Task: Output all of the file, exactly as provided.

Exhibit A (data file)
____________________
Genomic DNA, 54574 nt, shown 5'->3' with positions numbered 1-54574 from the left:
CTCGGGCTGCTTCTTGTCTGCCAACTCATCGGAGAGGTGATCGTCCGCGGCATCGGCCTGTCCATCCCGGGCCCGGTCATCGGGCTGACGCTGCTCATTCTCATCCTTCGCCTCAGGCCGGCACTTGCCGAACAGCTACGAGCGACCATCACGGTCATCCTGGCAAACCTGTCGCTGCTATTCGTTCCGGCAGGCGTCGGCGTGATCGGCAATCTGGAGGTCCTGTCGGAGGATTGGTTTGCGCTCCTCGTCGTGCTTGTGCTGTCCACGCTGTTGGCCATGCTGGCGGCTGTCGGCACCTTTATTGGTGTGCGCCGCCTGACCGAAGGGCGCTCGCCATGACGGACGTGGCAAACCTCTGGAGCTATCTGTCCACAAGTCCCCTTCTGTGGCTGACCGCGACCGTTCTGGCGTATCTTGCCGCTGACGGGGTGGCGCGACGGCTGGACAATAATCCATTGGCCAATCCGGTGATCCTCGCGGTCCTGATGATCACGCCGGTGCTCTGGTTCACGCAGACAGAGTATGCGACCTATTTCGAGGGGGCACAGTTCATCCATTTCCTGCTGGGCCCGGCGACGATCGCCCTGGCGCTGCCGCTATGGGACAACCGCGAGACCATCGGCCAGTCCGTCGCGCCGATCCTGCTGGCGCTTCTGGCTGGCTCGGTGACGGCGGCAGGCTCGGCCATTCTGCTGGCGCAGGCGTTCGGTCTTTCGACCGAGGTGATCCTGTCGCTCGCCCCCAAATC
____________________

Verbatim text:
Genomic DNA, 54574 nt, shown 5'->3' with positions numbered 1-54574 from the left:
CTCGGGCTGCTTCTTGTCTGCCAACTCATCGGAGAGGTGATCGTCCGCGGCATCGGCCTGTCCATCCCGGGCCCGGTCATCGGGCTGACGCTGCTCATTCTCATCCTTCGCCTCAGGCCGGCACTTGCCGAACAGCTACGAGCGACCATCACGGTCATCCTGGCAAACCTGTCGCTGCTATTCGTTCCGGCAGGCGTCGGCGTGATCGGCAATCTGGAGGTCCTGTCGGAGGATTGGTTTGCGCTCCTCGTCGTGCTTGTGCTGTCCACGCTGTTGGCCATGCTGGCGGCTGTCGGCACCTTTATTGGTGTGCGCCGCCTGACCGAAGGGCGCTCGCCATGACGGACGTGGCAAACCTCTGGAGCTATCTGTCCACAAGTCCCCTTCTGTGGCTGACCGCGACCGTTCTGGCGTATCTTGCCGCTGACGGGGTGGCGCGACGGCTGGACAATAATCCATTGGCCAATCCGGTGATCCTCGCGGTCCTGATGATCACGCCGGTGCTCTGGTTCACGCAGACAGAGTATGCGACCTATTTCGAGGGGGCACAGTTCATCCATTTCCTGCTGGGCCCGGCGACGATCGCCCTGGCGCTGCCGCTATGGGACAACCGCGAGACCATCGGCCAGTCCGTCGCGCCGATCCTGCTGGCGCTTCTGGCTGGCTCGGTGACGGCGGCAGGCTCGGCCATTCTGCTGGCGCAGGCGTTCGGTCTTTCGACCGAGGTGATCCTGTCGCTCGCCCCCAAATC